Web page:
President Donald Trump’s trade war with China is producing no meaningful results, increasingly damaging America’s economy, and further isolating the U.S. on the world stage, according to a Monday Wall Street Journal op-ed.
Jason Furman, a professor of practice at the Harvard Kennedy School, wrote that “the U.S. must change its approach, enlisting allies and international institutions to advance a more focused set of demands” if the country has any hope of ending China’s unfair economic practices.
Instead, Trump’s tariff scheme has “caused clear harm to the U.S. economy in the short run,” contributing to declines in business investment and sucking up potential growth in gross domestic product.
Furman noted that the president’s strategy could be successful in theory — “When workers go on strike, they do so knowing they will lose wages in the short run, but they expect to recoup those losses through larger long-run wage increases,” he wrote — but markets have made clear that investors do not expect any future concessions from China to make up for the short-run losses.
Adding to the equation are currency changes, with the yuan weakening and thereby reducing the effect of tariffs by making exports cheaper.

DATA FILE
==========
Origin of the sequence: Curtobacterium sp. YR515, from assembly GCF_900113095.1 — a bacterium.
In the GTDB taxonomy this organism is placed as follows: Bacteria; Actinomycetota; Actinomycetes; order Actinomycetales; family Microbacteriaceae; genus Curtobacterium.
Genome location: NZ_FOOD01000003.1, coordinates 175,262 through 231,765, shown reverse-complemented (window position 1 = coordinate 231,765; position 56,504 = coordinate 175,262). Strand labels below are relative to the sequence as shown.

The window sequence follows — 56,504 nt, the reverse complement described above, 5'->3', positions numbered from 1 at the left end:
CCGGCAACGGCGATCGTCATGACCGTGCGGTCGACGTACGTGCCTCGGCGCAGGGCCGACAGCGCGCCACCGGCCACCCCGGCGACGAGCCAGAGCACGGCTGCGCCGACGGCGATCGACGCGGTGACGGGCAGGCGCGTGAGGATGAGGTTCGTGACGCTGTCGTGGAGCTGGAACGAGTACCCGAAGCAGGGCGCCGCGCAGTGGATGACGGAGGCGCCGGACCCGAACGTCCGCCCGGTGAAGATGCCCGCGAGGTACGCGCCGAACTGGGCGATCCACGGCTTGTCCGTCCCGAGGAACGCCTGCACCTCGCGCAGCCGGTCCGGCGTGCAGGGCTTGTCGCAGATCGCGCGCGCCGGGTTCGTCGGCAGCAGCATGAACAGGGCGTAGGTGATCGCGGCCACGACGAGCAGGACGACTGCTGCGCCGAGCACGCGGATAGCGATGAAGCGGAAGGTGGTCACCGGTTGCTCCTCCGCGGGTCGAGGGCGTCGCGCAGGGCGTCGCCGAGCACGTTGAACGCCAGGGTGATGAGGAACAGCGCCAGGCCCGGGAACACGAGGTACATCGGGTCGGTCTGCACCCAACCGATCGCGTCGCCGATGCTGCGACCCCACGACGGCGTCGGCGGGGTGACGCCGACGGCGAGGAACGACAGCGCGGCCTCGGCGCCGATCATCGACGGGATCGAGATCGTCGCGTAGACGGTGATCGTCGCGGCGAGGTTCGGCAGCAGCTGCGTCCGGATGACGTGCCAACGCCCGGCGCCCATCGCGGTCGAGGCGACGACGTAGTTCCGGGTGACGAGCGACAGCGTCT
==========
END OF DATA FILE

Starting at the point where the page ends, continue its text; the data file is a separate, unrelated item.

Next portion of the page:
“This is the inevitable result of Mr. Trump’s de facto strong-dollar policy, driven by larger budget deficits that have increased foreign demand for U.S. dollars as well as tariffs on China that have reduced U.S. demand for the yuan,” Furman wrote. “Before the latest round of the tariff war, China was helping bring about Mr. Trump’s desired weak dollar by intervening in currency markets to keep the yuan strong. Yet when Beijing gave markets more latitude, the administration branded China a currency manipulator.”
That China is not eager to cave to Trump’s demands is no surprise, Furman said, because as the country reduces imports from the U.S. it only increases imports from other countries — and China is increasing exports to other countries as well.
The Trump administration must make a radical shift in its trade policy toward China if it wants to see the trade war end and America come out on top, he wrote.